ESG Law, the world’s first dedicated esports law firm, has been launched by Bryce Blum.
The ESG stands for Electronic Sports and Gaming. On the ‘About’ section it states ‘ESG Law represents industry-leading esports teams, talent, and institutions. Our clients compete on the world stage in every major esports title, cast and host the premiere esports events, stream to millions, and operate businesses that push the envelope of the esports industry in betting, content creation, brand representation, merchandising, and more’.
Blum is a well known, well versed and well connected figure in the world of esports. He’s worked at law firms IME Law and Foster Pepper PLLC and has been involved in esports legal advice in a professional capacity for some time. Blum has also worked in advisory type roles with companies such as Unikrn and is involved in the esports arm of the agency Catalyst Sports.
The launch of ESG Law is no great surprise but is a much needed entity in the industry. Blum also noted that ESG is on the lookout for lawyers to join the firm, and announced the basic requirements in a tweet.
Yes, I will be hiring w/in the yr. MUST HAVE 3+ yrs entertainment/business legal experience & be a passionate esports fan. Spread the word.
— Bryce Blum (@esportslaw) January 3, 2017
Blum also took part in a Reddit AMA after making the announcement of the company’s launch. One redditor asked about players and teams using Twitlonger to make public statements and his views on this. Bryce responded: “I’m torn on this. Generally speaking, I think the esports industry could afford to level up its professionalism in certain areas. Public drama is definitely one of them. We air our dirty laundry as a matter of course, and that’s scary for people on the outside who could want to invest, sponsor, etc. These people/entities will play a pivotal role in our future growth, so we need to care what they think (at least, I think we should).”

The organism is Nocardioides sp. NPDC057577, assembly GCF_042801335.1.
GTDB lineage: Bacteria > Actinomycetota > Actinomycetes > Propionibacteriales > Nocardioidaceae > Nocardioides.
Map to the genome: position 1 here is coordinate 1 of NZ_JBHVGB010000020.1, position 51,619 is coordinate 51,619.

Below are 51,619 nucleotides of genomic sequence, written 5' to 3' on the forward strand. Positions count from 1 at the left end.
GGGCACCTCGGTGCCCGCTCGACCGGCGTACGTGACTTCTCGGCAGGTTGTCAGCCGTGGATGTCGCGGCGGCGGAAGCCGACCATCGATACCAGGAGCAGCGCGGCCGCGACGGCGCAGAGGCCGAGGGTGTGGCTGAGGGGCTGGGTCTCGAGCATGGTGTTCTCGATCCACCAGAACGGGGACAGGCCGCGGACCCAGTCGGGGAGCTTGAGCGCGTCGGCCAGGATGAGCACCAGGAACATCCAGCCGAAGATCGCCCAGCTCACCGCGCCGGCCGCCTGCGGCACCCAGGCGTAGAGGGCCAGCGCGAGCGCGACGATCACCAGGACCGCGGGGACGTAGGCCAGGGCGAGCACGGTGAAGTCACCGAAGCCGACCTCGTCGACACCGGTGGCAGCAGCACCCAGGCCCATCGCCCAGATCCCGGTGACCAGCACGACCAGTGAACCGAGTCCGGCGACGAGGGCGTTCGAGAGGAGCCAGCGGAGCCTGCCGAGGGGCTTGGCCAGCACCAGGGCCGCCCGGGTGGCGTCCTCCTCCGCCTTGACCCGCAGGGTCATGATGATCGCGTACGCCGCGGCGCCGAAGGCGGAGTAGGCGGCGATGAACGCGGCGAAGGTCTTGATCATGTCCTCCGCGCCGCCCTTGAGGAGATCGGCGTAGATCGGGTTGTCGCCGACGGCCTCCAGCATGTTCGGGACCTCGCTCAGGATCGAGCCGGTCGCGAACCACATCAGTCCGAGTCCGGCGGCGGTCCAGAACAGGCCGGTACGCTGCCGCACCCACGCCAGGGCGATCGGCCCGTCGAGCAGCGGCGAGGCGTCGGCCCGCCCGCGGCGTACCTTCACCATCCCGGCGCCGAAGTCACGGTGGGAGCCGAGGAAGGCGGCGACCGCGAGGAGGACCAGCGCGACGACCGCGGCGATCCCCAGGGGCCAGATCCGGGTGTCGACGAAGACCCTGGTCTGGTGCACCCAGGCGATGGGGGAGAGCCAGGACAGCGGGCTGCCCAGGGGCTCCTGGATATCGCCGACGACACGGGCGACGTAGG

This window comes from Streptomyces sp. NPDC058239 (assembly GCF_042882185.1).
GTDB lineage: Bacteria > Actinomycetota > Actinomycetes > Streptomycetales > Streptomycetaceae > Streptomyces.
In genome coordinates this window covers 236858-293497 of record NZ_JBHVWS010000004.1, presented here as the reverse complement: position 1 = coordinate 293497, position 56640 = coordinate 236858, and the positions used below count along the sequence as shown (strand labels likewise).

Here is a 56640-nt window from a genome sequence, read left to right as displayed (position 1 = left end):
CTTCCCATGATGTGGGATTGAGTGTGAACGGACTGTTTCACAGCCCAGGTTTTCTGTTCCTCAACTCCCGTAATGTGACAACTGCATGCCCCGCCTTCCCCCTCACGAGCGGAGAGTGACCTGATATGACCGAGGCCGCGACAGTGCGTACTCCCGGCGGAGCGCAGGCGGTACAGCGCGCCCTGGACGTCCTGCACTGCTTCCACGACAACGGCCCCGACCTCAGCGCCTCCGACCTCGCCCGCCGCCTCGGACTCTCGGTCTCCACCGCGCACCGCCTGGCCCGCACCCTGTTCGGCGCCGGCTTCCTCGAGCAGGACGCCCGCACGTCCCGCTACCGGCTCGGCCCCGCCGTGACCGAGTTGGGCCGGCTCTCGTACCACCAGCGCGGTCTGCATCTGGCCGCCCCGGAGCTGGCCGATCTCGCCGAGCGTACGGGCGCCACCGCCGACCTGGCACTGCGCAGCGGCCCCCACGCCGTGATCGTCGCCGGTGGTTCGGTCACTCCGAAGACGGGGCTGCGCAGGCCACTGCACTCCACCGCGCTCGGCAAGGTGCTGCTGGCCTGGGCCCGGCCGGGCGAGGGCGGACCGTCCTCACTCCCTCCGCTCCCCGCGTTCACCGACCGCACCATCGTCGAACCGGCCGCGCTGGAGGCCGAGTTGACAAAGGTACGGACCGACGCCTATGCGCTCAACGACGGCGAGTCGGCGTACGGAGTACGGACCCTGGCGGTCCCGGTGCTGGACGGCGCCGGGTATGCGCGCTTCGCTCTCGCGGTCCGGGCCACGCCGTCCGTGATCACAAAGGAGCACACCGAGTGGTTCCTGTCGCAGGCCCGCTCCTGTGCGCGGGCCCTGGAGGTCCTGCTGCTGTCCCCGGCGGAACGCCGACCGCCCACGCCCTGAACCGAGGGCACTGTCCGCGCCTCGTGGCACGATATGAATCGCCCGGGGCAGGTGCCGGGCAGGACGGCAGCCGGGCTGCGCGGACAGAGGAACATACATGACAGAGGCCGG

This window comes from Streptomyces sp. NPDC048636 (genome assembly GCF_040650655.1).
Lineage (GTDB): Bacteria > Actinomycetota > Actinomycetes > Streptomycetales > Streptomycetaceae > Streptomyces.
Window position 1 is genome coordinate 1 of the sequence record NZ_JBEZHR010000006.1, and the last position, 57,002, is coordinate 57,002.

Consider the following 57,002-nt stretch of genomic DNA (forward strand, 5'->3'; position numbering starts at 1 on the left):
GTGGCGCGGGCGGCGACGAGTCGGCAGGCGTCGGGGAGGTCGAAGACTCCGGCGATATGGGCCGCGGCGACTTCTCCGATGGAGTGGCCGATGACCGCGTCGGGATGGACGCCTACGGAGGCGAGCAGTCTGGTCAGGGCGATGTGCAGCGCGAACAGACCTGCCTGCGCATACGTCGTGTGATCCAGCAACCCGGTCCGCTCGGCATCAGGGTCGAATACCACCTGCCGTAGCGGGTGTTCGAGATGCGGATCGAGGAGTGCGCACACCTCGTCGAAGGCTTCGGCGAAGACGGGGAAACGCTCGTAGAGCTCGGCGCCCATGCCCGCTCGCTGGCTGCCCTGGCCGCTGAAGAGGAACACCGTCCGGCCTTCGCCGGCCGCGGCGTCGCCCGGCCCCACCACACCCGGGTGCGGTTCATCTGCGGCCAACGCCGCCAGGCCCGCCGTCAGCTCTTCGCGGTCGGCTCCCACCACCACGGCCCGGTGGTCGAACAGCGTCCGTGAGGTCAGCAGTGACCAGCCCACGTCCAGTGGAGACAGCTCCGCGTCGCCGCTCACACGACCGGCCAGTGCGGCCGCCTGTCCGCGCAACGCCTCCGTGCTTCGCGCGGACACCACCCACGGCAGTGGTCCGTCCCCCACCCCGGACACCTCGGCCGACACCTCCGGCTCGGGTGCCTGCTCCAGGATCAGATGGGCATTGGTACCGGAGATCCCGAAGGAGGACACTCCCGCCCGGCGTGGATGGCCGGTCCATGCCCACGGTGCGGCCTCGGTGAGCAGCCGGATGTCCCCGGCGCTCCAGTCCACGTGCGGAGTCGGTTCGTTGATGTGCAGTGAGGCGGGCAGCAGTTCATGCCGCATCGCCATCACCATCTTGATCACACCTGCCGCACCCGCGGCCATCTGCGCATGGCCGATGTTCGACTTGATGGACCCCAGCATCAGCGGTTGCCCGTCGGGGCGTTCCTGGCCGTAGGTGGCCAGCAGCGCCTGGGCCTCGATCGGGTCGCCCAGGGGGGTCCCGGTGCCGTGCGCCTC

He continued: “On the flip side, one of the best parts of the esports industry is the connectivity between fans and their heroes. Our industry doesn’t exist in a black box and people feel a genuine connection to the teams, players, streamers, casters, etc in a way that just doesn’t exist in traditional sports.
“Twitlonger is a part of that culture and I would hate to see us abandon this altogether as we continue transitioning into the mainstream.”
Esports Insider says: Bryce Blum already represents a number of clients in esports and has advised many more in a number of roles. Launching a dedicated firm makes sense and with more pro teams popping up, and more and more players turning esports into a full time career Blum will have a lot on his plate.